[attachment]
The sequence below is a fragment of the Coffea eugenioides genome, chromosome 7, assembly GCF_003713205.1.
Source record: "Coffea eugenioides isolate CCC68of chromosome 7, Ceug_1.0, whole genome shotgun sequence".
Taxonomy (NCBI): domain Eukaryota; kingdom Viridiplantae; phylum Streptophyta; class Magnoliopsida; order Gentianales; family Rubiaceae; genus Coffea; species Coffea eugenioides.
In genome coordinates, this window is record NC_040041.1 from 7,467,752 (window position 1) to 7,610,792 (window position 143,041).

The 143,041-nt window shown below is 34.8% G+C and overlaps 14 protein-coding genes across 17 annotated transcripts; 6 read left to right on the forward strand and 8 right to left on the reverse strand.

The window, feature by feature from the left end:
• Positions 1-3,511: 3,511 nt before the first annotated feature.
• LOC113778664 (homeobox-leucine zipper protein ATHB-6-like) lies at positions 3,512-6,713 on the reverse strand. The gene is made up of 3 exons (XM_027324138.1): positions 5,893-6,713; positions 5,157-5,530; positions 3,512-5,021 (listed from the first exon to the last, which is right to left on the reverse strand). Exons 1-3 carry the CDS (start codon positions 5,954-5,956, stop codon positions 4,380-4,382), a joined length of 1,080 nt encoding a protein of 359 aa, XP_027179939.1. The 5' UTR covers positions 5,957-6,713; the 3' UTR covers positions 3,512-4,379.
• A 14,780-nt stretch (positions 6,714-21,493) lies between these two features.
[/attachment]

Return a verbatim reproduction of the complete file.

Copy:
The sequence below is a fragment of the Coffea eugenioides genome, chromosome 7, assembly GCF_003713205.1.
Source record: "Coffea eugenioides isolate CCC68of chromosome 7, Ceug_1.0, whole genome shotgun sequence".
Taxonomy (NCBI): domain Eukaryota; kingdom Viridiplantae; phylum Streptophyta; class Magnoliopsida; order Gentianales; family Rubiaceae; genus Coffea; species Coffea eugenioides.
In genome coordinates, this window is record NC_040041.1 from 7,467,752 (window position 1) to 7,610,792 (window position 143,041).

The 143,041-nt window shown below is 34.8% G+C and overlaps 14 protein-coding genes across 17 annotated transcripts; 6 read left to right on the forward strand and 8 right to left on the reverse strand.

The window, feature by feature from the left end:
• Positions 1-3,511: 3,511 nt before the first annotated feature.
• LOC113778664 (homeobox-leucine zipper protein ATHB-6-like) lies at positions 3,512-6,713 on the reverse strand. The gene is made up of 3 exons (XM_027324138.1): positions 5,893-6,713; positions 5,157-5,530; positions 3,512-5,021 (listed from the first exon to the last, which is right to left on the reverse strand). Exons 1-3 carry the CDS (start codon positions 5,954-5,956, stop codon positions 4,380-4,382), a joined length of 1,080 nt encoding a protein of 359 aa, XP_027179939.1. The 5' UTR covers positions 5,957-6,713; the 3' UTR covers positions 3,512-4,379.
• A 14,780-nt stretch (positions 6,714-21,493) lies between these two features.